Behind them, patience had finally begun to snap somewhat in the queue behind Sutil.  Kobayashi was first to crack, passing the Force India at Mirabeau.  His methods, which involved getting horribly sideways, crashing into Sutil and shoving his car out of the way, were unconventional but there was no denying their effectiveness.  Petrov was next to have a go, making a pig’s ear of a move at Sainte Devote and letting Webber through.  Before lap 67 was out, Mark had dispatched Sutil too, leaving an almighty queue of cars bobbing around in the German’s wake.  Of greater concern to the leaders was that because of Sutil’s lack of pace, this battle was now taking place directly ahead of them as they came up to lap the protagonists.

What happened next takes a certain amount of unravelling, but let’s have a crack and see where we end up.  Going into Tabac on their 68th lap, Maldonado passed Sutil on the brakes.  Sutil ran wide and clouted the barrier, puncturing his right rear tyre.  At the same time and only a few feet further back, Hamilton was passing Petrov, who backed off to avoid contact and let Alguersuari come past too.  Maldonado scooted off to safety as the pack entered the swimming pool complex, but Hamilton had to lift as Sutil struggled to keep control of his stricken machine.  For whatever reason, the sight of a damaged car about to cut straight across the racing line hadn’t inspired the same caution in Alguersuari, who rode up over the back of the McLaren and connected with terra firma again just in time to pitch Petrov off the road.  Vettel, steady of pace and clenched of buttock, picked his way through the mess along with the other leaders, while the race was red flagged after a brief spell behind the safety car.

The stoppage was to ensure that Petrov received prompt medical attention.  Vitaly had complained firstly that he couldn’t feel his legs and then, when he could, that he was in considerable discomfort.  He was duly extricated and taken to hospital, where scans revealed no injuries.

A red flag was a mixed blessing for McLaren.  They had believed that Vettel’s tyres were just about to give up all of their grip, presenting Alonso and Button with an open goal and plenty of time to find it.  The red flag period allowed Red Bull and everyone else to fit a new set of tyres before the race got going again, thus robbing McLaren of their victory hopes and depriving the fans of what would have been a storming finish.  It also gave the team a chance to fix Hamilton’s rear wing, bent out of shape by Alguersuari’s aerobatics.

The benefits of this could be seen when the race restarted with 5 laps remaining, Lewis punting Maldonado out of 6th at Sainte Devote.   Lewis maintains that the initial contact was Maldonado’s fault, but it’s really not unreasonable of the man ahead to turn into a corner if you’re not clearly alongside.  He will one day learn that it’s sensible to take responsibility for your own mistakes, but it would seem that today is not that day.  Kobayashi had already picked up that lesson, defending 4th from Webber by ignoring the harbour-front chicane and immediately realising that he had to let the Australian come by.  5th was still a fine result and a timely fillip for Sauber after the worry over Sergio Perez yesterday, while a retrospective drive-through penalty didn’t affect Hamilton’s final placing.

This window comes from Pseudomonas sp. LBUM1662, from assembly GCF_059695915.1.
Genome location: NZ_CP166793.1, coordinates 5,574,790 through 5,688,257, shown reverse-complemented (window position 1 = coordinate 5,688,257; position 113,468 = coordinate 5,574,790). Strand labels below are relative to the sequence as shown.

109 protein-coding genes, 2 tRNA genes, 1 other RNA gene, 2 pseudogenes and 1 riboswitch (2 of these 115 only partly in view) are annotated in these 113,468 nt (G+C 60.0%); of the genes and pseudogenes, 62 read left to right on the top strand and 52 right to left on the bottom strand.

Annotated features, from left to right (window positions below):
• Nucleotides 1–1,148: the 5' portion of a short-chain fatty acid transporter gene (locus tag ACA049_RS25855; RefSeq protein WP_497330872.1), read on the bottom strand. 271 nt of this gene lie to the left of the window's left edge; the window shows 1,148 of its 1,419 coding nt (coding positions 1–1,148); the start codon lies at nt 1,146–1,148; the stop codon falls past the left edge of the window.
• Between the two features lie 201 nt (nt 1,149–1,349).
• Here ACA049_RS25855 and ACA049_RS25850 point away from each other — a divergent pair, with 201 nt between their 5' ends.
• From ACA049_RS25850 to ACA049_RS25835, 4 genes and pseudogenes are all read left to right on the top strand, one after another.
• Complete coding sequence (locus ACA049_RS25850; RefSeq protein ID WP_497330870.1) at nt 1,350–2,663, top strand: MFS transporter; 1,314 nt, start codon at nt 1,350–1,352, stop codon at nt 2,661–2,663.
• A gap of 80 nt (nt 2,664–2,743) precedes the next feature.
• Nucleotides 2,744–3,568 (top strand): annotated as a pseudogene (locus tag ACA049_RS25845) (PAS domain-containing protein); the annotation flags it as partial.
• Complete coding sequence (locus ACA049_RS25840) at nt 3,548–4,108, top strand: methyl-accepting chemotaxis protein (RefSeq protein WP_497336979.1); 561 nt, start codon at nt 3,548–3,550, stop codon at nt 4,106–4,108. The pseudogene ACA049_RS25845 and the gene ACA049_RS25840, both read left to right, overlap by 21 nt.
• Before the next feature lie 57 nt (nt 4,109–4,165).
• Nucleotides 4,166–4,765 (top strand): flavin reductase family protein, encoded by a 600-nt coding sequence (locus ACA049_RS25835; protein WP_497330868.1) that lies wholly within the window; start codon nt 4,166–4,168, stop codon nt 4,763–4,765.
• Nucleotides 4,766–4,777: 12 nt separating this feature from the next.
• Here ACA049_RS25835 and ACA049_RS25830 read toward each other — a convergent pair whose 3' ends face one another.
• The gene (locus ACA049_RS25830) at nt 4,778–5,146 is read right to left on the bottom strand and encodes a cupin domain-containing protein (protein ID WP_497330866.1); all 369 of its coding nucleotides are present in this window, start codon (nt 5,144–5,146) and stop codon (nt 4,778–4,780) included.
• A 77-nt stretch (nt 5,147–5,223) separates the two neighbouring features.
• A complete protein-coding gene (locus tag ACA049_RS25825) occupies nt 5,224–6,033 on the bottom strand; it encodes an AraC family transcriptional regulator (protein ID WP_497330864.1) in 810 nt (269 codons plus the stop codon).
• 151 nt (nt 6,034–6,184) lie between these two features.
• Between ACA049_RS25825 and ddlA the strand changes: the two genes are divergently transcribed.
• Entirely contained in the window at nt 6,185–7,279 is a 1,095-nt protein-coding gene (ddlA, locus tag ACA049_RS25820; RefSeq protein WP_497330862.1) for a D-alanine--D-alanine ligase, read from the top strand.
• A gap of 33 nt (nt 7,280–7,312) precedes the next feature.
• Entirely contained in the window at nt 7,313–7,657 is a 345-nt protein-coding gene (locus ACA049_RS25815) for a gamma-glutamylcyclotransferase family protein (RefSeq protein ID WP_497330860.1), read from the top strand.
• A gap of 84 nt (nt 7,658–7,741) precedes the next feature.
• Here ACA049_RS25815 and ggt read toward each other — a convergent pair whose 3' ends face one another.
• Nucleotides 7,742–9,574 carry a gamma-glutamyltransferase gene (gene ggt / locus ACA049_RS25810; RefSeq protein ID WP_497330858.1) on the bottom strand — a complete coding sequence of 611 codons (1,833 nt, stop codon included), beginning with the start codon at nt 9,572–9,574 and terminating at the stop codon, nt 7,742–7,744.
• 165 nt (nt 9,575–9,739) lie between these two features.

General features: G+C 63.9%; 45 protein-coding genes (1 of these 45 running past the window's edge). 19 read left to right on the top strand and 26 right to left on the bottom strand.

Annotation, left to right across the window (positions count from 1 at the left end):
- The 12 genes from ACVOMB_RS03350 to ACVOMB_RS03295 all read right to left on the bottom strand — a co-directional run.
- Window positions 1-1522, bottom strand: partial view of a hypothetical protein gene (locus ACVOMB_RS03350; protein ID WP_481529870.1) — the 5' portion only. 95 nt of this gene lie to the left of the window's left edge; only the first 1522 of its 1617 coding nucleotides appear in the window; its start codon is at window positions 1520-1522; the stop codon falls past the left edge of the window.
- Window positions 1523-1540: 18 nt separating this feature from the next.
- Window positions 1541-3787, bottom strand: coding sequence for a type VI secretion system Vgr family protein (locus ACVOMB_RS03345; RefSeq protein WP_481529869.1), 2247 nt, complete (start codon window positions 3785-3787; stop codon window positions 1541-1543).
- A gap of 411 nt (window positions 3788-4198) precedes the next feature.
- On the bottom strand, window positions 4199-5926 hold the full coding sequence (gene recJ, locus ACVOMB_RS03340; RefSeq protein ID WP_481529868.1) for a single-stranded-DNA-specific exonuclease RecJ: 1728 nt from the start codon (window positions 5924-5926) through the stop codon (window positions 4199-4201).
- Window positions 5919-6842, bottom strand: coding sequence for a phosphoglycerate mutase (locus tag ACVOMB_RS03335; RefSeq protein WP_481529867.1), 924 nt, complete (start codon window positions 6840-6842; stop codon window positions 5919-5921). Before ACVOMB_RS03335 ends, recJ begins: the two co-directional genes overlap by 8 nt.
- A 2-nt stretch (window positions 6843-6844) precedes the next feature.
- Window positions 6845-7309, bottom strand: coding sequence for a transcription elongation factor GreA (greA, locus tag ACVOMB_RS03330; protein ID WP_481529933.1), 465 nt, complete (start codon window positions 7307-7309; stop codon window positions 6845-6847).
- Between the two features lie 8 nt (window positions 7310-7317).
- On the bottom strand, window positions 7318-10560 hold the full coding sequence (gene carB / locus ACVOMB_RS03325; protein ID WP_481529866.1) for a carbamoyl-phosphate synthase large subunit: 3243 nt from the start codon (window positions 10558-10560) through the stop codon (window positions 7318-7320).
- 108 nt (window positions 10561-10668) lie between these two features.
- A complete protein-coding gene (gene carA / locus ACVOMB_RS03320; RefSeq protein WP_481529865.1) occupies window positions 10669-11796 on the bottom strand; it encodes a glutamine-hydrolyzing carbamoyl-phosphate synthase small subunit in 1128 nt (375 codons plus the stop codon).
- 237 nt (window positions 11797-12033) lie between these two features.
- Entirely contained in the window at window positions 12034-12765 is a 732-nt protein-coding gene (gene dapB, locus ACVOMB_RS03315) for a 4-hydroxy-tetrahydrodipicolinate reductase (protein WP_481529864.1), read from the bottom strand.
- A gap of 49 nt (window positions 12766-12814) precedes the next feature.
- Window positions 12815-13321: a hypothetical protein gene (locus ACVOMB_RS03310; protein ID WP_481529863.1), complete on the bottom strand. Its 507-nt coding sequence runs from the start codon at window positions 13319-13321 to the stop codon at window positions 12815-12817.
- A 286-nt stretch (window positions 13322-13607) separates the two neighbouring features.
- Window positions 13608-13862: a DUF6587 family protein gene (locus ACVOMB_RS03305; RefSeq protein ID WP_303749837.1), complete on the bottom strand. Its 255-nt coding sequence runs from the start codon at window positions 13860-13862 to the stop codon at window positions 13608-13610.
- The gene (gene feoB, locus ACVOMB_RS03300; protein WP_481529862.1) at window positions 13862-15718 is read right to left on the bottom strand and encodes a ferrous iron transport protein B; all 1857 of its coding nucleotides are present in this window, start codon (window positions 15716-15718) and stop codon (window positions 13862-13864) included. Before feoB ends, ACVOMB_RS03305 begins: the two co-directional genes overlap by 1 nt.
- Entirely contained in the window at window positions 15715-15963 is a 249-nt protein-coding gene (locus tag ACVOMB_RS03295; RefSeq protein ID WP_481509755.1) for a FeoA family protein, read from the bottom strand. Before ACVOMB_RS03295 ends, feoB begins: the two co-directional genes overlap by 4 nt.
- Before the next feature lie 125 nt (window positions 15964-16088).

At the front, nothing was going to affect Sebastian Vettel.  His adoption of the perfect strategy was a complete fluke in the first place, he couldn’t possibly have planned to take advantage of a race-stopping crash just as his tyres began to fade, he had no real business winning the Monaco Grand Prix under the circumstances and yet he did.  It was the kind of win runaway champions always seem to fall into.  Seems appropriate enough.

Race Results
2011 Monaco Grand Prix, Monte Carlo, Monaco

78 laps of 2.075 miles

1. Sebastian Vettel (Red Bull), 2hrs09:38.373
2. Fernando Alonso (Ferrari), +1.138 seconds
3. Jenson Button (McLaren), +2.378 seconds
4. Mark Webber (Red Bull), +23.101 seconds
5. Kamui Kobayashi (Sauber), +26.916 seconds
6. Lewis Hamilton (McLaren), +47.210 seconds*
7. Adrian Sutil (Force India), +1 lap
8. Nick Heidfeld (Renault), +1 lap
9. Rubens Barrichello (Williams), +1 lap
10. Sebastien Buemi (Scuderia Toro Rosso), +1 lap
11. Nico Rosberg (Mercedes), +2 laps
12. Paul di Resta (Force India), +2 laps
13. Jarno Trulli (Lotus), +2 laps
14. Heikki Kovalainen (Lotus), +2 laps
15. Jerome d’Ambrosio (Virgin), +3 laps
16. Vitantonio Liuzzi (HRT), +3 laps
17. Narain Karthikeyan (HRT), +4 laps
18. Pastor Maldonado (Williams), +5 laps, accident, completed 90% of race distance

Not classified

19. Vitaly Petrov (Renault), +11 laps, accident
20. Jaime Alguersuari (Scuderia Toro Rosso), +12 laps, accident
21. Felipe Massa (Ferrari), +46 laps, accident
22. Michael Schumacher (Mercedes), +46 laps, airbox fire
23. Timo Glock (Virgin), +48 laps, suspension

* Time includes a retrospective penalty of 20 seconds for incident with Maldonado